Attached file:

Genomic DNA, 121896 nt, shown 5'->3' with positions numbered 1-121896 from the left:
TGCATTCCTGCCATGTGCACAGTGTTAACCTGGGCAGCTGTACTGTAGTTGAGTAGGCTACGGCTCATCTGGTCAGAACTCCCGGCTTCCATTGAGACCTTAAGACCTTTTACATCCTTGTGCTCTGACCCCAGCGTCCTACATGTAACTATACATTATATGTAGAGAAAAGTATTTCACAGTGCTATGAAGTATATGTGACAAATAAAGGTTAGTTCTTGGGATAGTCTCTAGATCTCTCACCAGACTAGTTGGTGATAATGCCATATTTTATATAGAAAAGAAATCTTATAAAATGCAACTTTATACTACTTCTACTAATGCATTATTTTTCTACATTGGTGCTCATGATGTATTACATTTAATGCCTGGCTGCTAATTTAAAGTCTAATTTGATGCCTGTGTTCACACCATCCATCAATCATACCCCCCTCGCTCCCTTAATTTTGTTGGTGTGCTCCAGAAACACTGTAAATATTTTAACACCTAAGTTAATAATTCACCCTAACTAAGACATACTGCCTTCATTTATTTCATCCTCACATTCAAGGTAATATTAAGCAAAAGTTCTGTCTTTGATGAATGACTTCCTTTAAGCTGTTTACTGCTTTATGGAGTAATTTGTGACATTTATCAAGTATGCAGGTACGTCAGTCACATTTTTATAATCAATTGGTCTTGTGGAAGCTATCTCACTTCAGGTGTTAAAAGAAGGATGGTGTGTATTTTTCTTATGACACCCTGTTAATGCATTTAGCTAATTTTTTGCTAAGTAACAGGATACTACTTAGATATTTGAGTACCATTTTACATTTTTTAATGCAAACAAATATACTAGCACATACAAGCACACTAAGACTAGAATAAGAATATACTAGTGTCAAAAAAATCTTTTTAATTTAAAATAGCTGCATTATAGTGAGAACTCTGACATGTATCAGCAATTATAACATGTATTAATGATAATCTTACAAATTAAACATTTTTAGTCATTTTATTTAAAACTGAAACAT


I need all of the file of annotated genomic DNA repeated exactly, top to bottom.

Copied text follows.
Genomic DNA, 121896 nt, shown 5'->3' with positions numbered 1-121896 from the left:
TGCATTCCTGCCATGTGCACAGTGTTAACCTGGGCAGCTGTACTGTAGTTGAGTAGGCTACGGCTCATCTGGTCAGAACTCCCGGCTTCCATTGAGACCTTAAGACCTTTTACATCCTTGTGCTCTGACCCCAGCGTCCTACATGTAACTATACATTATATGTAGAGAAAAGTATTTCACAGTGCTATGAAGTATATGTGACAAATAAAGGTTAGTTCTTGGGATAGTCTCTAGATCTCTCACCAGACTAGTTGGTGATAATGCCATATTTTATATAGAAAAGAAATCTTATAAAATGCAACTTTATACTACTTCTACTAATGCATTATTTTTCTACATTGGTGCTCATGATGTATTACATTTAATGCCTGGCTGCTAATTTAAAGTCTAATTTGATGCCTGTGTTCACACCATCCATCAATCATACCCCCCTCGCTCCCTTAATTTTGTTGGTGTGCTCCAGAAACACTGTAAATATTTTAACACCTAAGTTAATAATTCACCCTAACTAAGACATACTGCCTTCATTTATTTCATCCTCACATTCAAGGTAATATTAAGCAAAAGTTCTGTCTTTGATGAATGACTTCCTTTAAGCTGTTTACTGCTTTATGGAGTAATTTGTGACATTTATCAAGTATGCAGGTACGTCAGTCACATTTTTATAATCAATTGGTCTTGTGGAAGCTATCTCACTTCAGGTGTTAAAAGAAGGATGGTGTGTATTTTTCTTATGACACCCTGTTAATGCATTTAGCTAATTTTTTGCTAAGTAACAGGATACTACTTAGATATTTGAGTACCATTTTACATTTTTTAATGCAAACAAATATACTAGCACATACAAGCACACTAAGACTAGAATAAGAATATACTAGTGTCAAAAAAATCTTTTTAATTTAAAATAGCTGCATTATAGTGAGAACTCTGACATGTATCAGCAATTATAACATGTATTAATGATAATCTTACAAATTAAACATTTTTAGTCATTTTATTTAAAACTGAAACAT